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Quick Guide & Transcript: Port deal draws debate, Bush promotes renewable energy


(CNN Student News) -- February 22, 2006

Quick Guide

Storm Over the Ports - Hear both sides of the debate over whether a deal involving six U.S. seaports should go through.

Renewed Effort - Learn about some ways in which the United States can end its "addiction to oil."

Protecting the Monarchy - Discover why some famous ravens have been locked up in the Tower of London.



MONICA LLOYD, CNN STUDENT NEWS ANCHOR: Hello and welcome to this Wednesday, February 22nd edition of CNN Student News! I'm Monica Lloyd in Atlanta. A storm over the ports: bipartisan criticism swirls, around a controversial deal involving management of several key U.S. seaports. A call for renewable resources: the president reminds Americans of a very energetic point he made, in his State of the Union address. And a lockup for the birds some ravens are shut in the Tower of London, not as prisoners, but for their own protection!

First Up: Storm Over the Ports

LLOYD: President Bush says he'll veto any bill that blocks a deal over the management of six U.S. seaports. We told you yesterday that a company based in the Middle East, is in line to manage these ports. That means this company, called "Dubai Port World," would oversee the ports' day-to-day operations, but not their security. The White House says the U.S. Homeland Security Department, would still protect the ports. Still, several lawmakers from both houses of Congress don't like the idea. Senate Majority Leader Bill Frist said that if the administration cannot delay the deal. He'd introduce legislation to ensure that the deal is placed on hold until it got a more thorough review. House Speaker Dennis Hastert said he was quote, 'very concerned about the national security implications, that the deal could have for the safety of Americans.' But President Bush said yesterday that U.S. security, wouldn't be threatened.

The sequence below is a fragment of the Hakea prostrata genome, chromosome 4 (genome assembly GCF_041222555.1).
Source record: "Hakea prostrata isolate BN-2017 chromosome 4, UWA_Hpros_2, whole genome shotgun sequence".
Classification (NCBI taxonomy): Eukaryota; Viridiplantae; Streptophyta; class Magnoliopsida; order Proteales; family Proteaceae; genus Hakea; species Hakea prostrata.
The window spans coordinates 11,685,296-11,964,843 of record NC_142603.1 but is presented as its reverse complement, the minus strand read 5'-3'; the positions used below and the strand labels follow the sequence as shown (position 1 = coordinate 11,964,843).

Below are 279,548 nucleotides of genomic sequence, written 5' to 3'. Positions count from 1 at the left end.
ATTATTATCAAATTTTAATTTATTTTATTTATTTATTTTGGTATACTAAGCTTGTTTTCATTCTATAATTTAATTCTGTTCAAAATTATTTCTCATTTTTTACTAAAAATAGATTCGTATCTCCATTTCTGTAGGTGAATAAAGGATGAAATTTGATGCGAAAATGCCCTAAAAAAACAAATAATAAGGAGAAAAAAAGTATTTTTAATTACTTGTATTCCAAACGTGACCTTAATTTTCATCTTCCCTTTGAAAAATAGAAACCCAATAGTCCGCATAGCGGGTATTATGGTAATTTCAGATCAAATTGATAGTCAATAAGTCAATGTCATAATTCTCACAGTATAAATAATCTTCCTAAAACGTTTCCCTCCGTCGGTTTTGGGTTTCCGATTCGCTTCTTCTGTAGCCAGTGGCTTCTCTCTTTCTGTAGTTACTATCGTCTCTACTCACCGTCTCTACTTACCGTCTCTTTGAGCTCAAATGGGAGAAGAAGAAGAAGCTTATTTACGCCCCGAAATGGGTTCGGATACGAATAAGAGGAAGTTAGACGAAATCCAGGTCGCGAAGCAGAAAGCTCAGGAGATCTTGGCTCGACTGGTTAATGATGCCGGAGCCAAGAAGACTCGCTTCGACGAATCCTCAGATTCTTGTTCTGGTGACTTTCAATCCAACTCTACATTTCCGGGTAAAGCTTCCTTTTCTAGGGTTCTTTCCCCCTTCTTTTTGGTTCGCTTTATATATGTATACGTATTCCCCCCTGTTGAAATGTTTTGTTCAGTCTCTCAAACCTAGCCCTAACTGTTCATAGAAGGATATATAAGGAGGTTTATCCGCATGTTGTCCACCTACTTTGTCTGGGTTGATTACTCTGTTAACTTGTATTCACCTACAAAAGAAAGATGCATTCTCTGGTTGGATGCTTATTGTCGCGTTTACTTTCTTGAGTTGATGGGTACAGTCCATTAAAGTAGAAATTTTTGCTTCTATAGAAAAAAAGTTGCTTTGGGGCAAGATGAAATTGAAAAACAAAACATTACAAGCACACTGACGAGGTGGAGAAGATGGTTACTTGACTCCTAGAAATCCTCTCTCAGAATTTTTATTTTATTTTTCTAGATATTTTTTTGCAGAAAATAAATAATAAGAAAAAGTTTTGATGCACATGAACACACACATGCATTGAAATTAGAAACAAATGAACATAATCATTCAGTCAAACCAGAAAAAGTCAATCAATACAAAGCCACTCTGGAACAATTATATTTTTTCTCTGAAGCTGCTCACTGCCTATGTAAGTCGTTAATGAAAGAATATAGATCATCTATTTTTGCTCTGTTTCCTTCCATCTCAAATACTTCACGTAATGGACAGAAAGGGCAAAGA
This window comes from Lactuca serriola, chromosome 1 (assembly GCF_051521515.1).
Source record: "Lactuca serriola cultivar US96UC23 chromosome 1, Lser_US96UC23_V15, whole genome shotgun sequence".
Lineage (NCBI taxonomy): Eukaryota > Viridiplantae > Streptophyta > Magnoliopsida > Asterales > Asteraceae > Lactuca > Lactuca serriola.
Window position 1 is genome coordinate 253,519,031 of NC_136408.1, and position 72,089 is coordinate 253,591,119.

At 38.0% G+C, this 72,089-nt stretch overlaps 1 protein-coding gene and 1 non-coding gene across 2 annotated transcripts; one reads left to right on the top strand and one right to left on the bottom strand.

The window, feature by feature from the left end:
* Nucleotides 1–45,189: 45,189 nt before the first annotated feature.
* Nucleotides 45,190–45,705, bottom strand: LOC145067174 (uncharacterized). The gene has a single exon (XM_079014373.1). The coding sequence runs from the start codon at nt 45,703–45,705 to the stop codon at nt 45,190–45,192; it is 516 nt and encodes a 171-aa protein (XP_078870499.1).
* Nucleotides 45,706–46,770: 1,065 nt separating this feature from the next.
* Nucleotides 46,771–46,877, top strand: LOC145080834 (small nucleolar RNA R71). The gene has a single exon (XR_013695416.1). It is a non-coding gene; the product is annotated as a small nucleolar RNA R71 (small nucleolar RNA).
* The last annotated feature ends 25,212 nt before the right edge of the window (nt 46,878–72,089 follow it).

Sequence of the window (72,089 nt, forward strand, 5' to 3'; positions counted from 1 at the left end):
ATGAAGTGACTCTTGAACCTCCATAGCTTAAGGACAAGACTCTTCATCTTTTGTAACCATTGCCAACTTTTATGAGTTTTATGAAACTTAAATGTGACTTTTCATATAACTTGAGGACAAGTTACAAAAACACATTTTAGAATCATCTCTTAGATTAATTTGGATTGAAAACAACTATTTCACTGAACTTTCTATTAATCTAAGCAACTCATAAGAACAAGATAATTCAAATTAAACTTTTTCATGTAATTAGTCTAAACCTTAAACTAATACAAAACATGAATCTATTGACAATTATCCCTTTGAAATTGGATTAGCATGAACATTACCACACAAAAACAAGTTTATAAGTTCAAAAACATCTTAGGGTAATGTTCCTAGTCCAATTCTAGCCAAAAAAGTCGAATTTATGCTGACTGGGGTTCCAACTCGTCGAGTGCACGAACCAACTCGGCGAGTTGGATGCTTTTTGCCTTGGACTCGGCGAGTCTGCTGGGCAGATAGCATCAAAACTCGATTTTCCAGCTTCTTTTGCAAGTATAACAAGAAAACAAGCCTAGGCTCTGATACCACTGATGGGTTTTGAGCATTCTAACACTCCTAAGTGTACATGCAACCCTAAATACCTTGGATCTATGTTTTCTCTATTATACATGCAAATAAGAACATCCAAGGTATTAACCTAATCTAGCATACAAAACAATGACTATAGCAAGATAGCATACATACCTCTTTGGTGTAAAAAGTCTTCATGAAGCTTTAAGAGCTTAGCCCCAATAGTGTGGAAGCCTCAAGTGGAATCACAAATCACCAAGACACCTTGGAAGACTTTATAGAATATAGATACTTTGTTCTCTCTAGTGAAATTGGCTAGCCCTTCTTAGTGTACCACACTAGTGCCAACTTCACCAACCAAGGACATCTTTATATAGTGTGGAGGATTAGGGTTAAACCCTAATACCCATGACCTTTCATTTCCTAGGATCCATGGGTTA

PRESIDENT GEORGE W. BUSH: If there was any question as to whether or not this country would be less safe as a result of this transaction, it wouldn't go forward. But I also want to repeat something again: And that is, this is a company that has played by the rules, it has been cooperative with the United States and a country that's an ally in the war on terror, and it will send a terrible signal to friends and allies not to let this transaction go through.